Toyota Motor Corp. announced recently its plans to introduce its first hydrogen-powered car, saying it now would begin selling a sedan in less than a year at a price of about $70,000.
Toyota had previously said it would roll out the car in 2015 at a price of up to $100,000.
On June 25, the automaker also announced that sales in Japan would begin by March 2015 as the Japanese government seeks to boost the economy through the development of hydrogen fuel cell technology.
Toyota staged their new fuel cell vehicle North American debut at the Aspen Ideas Festival in June 2014. Credit: Toyota Motor Corp.
Two days later, Toyota staged the car’s North American debut at the 2014 Aspen Ideas Festival. It will be available for sale to customers in California in the summer of 2015.
Toyota executives acknowledge that significant hurdles need to be cleared before fuel cell vehicles become a viable option for mass-market consumers.
For now, there are only a handful of refueling stations, in places like Japan and California. But Toyota hopes that by making a strong statement of support for the fledgling technology it can help stimulate development.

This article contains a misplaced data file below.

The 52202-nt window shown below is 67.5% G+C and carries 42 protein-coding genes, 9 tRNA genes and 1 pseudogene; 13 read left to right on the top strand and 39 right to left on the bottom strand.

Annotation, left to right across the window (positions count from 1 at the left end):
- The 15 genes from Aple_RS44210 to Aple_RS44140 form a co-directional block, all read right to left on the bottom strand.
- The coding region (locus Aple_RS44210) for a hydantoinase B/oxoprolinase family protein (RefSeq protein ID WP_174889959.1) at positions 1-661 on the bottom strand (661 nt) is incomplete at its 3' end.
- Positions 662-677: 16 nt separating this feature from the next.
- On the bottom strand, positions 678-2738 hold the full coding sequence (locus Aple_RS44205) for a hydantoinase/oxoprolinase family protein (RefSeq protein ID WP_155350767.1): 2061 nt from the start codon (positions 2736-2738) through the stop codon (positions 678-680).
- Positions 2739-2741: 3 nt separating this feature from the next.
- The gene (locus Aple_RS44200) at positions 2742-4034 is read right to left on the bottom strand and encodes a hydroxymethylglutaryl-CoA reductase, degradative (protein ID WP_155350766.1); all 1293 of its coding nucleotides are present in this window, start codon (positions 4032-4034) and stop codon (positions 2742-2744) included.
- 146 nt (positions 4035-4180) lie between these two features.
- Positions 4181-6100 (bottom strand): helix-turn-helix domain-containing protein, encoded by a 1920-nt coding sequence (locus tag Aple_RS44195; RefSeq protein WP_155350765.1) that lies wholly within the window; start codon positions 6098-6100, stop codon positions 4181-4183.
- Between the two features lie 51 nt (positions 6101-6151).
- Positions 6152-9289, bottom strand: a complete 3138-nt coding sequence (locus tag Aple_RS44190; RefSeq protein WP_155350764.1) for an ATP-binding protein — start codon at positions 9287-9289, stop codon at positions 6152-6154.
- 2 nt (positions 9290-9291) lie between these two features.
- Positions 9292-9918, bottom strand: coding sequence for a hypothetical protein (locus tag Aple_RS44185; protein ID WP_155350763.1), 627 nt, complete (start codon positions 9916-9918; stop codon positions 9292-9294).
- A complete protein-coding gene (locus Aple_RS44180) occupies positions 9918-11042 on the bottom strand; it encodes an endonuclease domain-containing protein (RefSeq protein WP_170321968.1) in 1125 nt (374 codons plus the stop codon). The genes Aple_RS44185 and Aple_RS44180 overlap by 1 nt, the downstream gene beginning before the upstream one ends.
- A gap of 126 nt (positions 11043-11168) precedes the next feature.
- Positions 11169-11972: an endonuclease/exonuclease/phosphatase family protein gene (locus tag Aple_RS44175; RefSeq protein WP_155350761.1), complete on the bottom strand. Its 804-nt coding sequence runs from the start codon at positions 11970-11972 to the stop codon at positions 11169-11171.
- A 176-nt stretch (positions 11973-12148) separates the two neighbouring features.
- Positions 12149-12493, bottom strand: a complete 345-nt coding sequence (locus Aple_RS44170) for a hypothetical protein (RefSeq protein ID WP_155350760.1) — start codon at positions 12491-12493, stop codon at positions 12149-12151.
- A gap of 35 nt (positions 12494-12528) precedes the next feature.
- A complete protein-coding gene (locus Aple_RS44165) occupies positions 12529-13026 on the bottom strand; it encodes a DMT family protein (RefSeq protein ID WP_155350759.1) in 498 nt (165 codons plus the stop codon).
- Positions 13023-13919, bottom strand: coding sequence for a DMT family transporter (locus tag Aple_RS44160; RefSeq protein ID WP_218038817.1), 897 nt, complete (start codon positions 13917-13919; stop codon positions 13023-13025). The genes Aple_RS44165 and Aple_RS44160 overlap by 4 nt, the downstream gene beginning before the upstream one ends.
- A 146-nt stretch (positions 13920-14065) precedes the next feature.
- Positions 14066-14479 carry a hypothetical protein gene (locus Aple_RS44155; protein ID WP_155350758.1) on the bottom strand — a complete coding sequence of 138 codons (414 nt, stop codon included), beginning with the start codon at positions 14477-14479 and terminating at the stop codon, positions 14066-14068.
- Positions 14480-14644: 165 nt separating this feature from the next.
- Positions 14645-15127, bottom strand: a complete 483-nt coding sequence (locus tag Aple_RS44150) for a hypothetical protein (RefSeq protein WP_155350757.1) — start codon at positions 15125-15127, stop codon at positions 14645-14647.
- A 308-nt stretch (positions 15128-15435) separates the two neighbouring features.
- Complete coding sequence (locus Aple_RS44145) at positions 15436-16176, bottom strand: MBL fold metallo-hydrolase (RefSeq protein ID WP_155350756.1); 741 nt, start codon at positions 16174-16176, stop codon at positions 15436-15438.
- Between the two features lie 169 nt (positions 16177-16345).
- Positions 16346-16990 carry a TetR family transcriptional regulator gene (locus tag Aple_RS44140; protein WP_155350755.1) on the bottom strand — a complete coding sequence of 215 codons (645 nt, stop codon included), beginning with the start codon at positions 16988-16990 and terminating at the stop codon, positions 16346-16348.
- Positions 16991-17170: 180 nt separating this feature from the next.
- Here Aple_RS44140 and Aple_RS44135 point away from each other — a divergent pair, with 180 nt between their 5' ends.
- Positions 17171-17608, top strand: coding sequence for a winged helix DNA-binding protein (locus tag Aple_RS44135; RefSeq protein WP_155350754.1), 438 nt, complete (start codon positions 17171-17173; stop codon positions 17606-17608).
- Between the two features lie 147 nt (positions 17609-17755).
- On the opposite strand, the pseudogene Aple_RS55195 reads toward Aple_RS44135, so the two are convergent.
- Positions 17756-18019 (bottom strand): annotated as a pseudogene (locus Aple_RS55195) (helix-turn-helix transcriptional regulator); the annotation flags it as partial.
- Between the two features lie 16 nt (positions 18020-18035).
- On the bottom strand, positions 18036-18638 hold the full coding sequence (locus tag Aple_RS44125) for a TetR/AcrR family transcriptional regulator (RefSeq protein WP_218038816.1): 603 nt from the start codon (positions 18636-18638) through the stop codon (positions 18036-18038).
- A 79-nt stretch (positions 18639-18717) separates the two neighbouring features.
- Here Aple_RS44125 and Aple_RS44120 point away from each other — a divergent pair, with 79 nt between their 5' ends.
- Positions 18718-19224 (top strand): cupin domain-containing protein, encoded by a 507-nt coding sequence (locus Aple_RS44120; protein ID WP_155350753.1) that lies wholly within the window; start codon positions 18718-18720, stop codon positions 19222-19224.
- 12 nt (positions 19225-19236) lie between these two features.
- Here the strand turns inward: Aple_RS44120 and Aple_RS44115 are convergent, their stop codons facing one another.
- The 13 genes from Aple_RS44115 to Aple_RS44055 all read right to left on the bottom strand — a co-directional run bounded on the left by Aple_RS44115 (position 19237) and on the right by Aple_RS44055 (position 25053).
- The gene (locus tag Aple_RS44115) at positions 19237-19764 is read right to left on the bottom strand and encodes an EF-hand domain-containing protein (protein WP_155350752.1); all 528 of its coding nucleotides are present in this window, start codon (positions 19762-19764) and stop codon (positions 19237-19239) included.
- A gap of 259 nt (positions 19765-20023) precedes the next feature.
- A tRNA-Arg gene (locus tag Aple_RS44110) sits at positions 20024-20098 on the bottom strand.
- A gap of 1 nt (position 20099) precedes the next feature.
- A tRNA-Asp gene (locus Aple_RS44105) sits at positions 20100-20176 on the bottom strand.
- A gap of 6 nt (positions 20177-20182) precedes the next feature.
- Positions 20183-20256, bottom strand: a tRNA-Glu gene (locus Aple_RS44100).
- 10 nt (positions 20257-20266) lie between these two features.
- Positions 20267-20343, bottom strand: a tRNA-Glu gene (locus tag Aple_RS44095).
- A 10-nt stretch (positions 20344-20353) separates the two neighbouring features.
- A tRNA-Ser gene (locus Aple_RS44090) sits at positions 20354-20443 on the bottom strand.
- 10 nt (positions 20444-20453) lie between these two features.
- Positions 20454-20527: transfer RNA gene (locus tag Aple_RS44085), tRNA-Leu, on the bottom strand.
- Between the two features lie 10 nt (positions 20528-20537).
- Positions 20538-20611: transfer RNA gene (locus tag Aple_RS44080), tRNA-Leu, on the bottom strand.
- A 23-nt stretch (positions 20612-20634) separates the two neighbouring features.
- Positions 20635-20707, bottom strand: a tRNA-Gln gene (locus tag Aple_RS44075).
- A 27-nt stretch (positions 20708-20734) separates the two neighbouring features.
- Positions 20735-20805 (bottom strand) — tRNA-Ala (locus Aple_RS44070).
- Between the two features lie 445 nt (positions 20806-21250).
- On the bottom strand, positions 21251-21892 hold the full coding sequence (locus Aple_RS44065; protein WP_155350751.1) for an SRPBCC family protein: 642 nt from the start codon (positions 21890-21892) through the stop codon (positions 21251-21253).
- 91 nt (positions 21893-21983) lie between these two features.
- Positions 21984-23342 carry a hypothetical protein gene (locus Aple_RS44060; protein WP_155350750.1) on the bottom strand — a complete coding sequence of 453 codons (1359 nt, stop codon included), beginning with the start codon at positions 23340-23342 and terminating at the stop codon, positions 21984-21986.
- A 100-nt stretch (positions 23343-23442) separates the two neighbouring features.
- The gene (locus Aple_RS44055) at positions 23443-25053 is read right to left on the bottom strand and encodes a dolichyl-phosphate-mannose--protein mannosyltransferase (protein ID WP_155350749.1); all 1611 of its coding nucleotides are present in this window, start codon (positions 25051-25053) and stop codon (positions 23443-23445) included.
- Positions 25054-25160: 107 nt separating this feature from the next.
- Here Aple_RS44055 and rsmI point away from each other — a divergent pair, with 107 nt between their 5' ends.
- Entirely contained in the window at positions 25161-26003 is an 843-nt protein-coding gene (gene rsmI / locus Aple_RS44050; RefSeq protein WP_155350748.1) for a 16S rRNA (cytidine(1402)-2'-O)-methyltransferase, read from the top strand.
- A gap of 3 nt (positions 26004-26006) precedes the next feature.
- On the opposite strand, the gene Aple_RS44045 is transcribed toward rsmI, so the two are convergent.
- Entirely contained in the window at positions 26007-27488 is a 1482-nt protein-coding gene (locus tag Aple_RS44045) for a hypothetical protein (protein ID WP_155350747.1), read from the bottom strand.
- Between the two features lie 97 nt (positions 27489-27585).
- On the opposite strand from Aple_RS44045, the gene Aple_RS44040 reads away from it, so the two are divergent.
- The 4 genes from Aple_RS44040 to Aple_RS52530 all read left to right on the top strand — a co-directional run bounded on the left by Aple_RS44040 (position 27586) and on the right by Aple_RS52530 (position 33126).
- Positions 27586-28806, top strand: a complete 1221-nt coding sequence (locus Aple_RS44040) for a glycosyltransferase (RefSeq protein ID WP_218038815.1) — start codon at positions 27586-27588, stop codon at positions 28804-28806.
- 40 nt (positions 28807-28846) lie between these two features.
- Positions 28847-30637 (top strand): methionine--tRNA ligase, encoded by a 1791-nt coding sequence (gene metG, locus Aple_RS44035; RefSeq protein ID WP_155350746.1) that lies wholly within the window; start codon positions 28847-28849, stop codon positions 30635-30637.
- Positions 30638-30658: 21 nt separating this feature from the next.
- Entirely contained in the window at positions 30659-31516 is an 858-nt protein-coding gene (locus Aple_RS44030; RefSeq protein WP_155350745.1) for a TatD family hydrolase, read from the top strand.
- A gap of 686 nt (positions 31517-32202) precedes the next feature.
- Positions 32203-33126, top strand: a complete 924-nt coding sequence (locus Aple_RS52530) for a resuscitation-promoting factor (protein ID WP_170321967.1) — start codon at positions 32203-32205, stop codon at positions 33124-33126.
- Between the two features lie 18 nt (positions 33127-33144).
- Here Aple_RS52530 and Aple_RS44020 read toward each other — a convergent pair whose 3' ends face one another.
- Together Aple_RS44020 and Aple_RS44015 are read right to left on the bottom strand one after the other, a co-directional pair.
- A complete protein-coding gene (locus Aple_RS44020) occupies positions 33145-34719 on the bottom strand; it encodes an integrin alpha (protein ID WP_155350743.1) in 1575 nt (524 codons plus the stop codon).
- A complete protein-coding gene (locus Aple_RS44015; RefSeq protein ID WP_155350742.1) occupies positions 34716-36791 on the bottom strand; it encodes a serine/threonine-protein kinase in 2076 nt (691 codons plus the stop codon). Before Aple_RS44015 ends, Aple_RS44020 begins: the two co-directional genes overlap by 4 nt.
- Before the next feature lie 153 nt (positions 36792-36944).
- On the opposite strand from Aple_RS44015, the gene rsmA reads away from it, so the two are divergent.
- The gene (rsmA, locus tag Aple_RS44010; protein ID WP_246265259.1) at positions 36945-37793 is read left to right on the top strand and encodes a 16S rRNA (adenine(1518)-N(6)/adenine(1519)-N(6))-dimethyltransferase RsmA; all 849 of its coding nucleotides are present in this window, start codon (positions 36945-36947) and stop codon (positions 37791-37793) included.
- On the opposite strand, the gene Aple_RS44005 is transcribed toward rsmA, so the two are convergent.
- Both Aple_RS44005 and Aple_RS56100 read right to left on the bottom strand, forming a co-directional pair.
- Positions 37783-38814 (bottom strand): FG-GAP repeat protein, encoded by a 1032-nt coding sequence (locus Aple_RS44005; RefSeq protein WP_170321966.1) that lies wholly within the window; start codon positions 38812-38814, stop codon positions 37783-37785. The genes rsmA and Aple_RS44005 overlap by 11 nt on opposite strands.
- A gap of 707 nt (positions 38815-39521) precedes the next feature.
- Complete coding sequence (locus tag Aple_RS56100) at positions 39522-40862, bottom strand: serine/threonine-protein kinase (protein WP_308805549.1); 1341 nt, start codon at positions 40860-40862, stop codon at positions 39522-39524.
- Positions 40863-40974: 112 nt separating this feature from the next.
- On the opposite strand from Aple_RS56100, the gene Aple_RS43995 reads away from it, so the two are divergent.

To try to speed up the introduction of fuel cell cars, the Japanese government has pledged about $70 million in subsidies for the installation of 100 hydrogen refueling stations across Japan by the end of next year. California has a similar subsidy program to build hydrogen fueling stations.
Without easier access to hydrogen, consumers are unlikely to buy such vehicles, officials acknowledge. But knowing that the cars are coming could create support for building the refueling stations, they add.
“It’s not a question of the chicken or the egg first,” said Chihiro Tobe, director of the hydrogen and fuel cell promotion office of the Ministry of Economy, Trade and Industry. “They both have to move in tandem.”